If there are common worries I see from beginners of the ukulele, it's a fear of playing in different keys or of transposing chords and melodies on the fly. It usually shows up in a downright fear of playing baritone ukulele in G tuning and wanting to tune it in C, but it equally applies to all sorts of tunings and transpositions.
What on earth are you on about Barry? Well, what I mean is, if you find that in your regular tuning (For sake of discussion, let's assume that is GCEA tuning here) that most of the songs you like playing and singing along to are either a bit too high or low for your voice, why not just tweak the ukulele tuning a tiny bit to get closer to your natural register? The more traditional and musical way of doing this is to the bit that worries people. That is, to either transpose the chord or melody progression itself into a key that suits you whilst leaving the ukulele in standard tuning at the nut, or tuning the ukulele to another obvious key and then working out how the chord shapes now play different chords and adjusting your knowledge. I suppose a third way is to use a Capo, but I am not talking about any of those things here. I'm talking about adjusting the open tuning a little to suit, but still then playing the same chord shapes...
You see, so long as you keep the ukulele in 'relative' tuning (ie, relative to the GCEA sequence in standard tuning), it actually may not matter a jot if you don't play in the key of C. Bear with me here! Let's say for example that you find that most songs you sing to accompany your ukulele when tuned to C are just a slight touch too high for your natural vocal range. Have you considered dropping all your strings by half a step or even a whole step (or, for that matter, any fraction of a step without going to far)? By doing that you lower the whole ukulele tuning to something else entirely (in the case of a half step, down to to B tuning (F#, B, D#, G#), but you then don't actually worry about the name of the tuning you are in at all... You just play the same chord shapes you know and the whole song will be a touch lower.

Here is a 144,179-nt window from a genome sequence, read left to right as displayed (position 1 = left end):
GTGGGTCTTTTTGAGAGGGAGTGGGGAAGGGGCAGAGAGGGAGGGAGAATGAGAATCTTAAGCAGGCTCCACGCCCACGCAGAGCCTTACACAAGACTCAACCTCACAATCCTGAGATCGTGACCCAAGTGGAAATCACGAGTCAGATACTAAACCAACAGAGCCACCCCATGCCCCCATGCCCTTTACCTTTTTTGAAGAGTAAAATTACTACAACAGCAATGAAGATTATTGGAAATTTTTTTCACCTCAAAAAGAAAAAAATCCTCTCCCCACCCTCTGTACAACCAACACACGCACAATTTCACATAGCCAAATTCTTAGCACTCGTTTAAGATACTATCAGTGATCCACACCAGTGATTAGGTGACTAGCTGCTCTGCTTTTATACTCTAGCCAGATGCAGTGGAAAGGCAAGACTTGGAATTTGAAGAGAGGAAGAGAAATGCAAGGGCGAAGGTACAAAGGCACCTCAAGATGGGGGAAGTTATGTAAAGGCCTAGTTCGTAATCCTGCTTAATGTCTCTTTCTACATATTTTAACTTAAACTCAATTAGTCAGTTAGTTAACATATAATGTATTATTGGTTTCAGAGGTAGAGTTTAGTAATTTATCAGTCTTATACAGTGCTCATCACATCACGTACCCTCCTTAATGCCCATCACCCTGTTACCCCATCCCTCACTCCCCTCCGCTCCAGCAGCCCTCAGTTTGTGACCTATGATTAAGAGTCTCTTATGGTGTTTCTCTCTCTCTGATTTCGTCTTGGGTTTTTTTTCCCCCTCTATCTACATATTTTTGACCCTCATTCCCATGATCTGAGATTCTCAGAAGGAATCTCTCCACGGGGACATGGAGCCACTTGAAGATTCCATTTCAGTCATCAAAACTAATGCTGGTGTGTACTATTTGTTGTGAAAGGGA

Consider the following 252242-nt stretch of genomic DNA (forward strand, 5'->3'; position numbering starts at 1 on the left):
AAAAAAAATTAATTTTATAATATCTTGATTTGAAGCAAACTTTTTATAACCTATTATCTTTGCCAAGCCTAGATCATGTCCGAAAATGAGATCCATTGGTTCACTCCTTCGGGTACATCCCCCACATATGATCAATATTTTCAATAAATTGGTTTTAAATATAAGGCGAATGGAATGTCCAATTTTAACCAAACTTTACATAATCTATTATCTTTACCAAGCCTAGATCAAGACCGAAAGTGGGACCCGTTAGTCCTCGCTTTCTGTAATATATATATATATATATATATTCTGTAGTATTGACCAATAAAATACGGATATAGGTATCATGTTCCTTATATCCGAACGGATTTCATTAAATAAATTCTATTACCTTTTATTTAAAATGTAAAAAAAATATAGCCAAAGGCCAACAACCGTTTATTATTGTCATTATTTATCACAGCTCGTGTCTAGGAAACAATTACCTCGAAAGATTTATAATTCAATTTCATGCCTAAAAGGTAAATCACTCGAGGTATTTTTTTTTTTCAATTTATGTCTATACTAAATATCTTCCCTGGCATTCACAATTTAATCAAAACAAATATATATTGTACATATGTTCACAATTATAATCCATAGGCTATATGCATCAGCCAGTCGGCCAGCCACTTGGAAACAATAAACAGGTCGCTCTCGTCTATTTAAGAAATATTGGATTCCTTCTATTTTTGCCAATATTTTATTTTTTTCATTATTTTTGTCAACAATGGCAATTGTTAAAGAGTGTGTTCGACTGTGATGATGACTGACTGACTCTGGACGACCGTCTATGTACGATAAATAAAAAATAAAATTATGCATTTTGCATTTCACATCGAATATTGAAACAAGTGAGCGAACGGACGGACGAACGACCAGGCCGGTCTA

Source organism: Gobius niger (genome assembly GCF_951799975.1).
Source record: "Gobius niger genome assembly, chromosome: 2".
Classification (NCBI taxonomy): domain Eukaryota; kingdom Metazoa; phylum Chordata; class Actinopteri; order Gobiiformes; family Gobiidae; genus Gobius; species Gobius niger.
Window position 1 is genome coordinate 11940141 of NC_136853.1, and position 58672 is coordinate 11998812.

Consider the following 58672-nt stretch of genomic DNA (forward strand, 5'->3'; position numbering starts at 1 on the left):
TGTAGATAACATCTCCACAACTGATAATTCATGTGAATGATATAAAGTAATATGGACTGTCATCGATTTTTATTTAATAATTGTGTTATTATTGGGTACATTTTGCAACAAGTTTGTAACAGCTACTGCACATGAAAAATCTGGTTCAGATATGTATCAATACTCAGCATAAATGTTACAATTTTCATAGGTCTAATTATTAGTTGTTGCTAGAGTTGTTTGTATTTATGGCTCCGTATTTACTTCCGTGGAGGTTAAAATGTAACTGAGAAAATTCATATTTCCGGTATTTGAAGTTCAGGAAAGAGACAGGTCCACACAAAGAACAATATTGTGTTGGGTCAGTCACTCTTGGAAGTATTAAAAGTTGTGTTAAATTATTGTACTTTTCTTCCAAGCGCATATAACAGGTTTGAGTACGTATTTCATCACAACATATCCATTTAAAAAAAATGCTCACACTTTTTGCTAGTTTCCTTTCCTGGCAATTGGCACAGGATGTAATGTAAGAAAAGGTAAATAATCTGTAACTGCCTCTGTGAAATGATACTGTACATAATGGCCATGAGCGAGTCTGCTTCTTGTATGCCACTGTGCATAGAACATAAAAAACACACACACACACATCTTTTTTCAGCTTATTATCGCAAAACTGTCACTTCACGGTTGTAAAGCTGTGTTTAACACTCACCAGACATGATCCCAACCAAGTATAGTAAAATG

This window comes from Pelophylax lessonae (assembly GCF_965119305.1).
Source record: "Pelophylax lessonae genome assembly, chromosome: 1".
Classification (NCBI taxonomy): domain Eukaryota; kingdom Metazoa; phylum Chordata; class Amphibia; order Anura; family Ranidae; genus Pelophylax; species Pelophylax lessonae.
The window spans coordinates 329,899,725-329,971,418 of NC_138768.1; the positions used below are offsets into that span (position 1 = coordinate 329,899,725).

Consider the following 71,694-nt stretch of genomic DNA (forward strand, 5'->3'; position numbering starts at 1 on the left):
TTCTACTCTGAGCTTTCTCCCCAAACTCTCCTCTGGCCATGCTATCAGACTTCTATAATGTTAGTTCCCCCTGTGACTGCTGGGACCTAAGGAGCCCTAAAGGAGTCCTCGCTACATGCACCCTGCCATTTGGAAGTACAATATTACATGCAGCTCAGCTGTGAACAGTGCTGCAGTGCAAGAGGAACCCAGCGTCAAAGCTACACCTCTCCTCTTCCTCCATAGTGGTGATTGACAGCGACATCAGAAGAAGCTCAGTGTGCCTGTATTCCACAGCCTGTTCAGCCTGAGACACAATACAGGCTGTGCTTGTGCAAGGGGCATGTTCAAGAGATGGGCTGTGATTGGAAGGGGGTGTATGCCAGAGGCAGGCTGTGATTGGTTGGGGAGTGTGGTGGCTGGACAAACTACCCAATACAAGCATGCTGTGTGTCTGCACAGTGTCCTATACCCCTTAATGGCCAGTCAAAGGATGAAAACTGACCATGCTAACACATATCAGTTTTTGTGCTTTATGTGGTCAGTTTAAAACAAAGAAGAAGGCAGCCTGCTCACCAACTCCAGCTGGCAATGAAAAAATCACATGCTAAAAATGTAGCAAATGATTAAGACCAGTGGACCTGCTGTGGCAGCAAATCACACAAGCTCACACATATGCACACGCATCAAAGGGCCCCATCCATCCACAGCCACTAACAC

No, you will not actually be making the same chord sounds as they would be on a C tuned ukulele, a C chord for example will become a B if the uke is tuned down a half step, but it may actually not matter in practice. The ukulele will still be in tune with itself. Now, let's deal with the qualifications to that statement. This will probably only be a viable option if you are playing solo. If you retune in this way and continue playing the same chord shapes (and, therefore, new chords), if you play with other ukers (or indeed other musicians full stop), they won't thank you if you don't know what key you are in. To play in tune with you, they will need to know that key, and then either re-tune themselves, or transpose their own chords. Without them doing that you will be out of tune with each other. So, no, this probably isn't helpful for players who perform with others. BUT if you only ever play solo, practice solo, or even perform solo, it actually doesn't matter what relative tuning you are in as long as it stays relative. By doing this, you are still playing 'relatively' in tune, but more importantly in tune with your own vocals but at a more comfortable key.
This can work the other way too of course, if you find that most songs feel just a touch too low, you could tune your ukulele up half a step from GCEA. That would go to G#, C#, F, B, but again, as it's relative, it doesnt actually matter what the actual key name is if you are only accompanying yourself.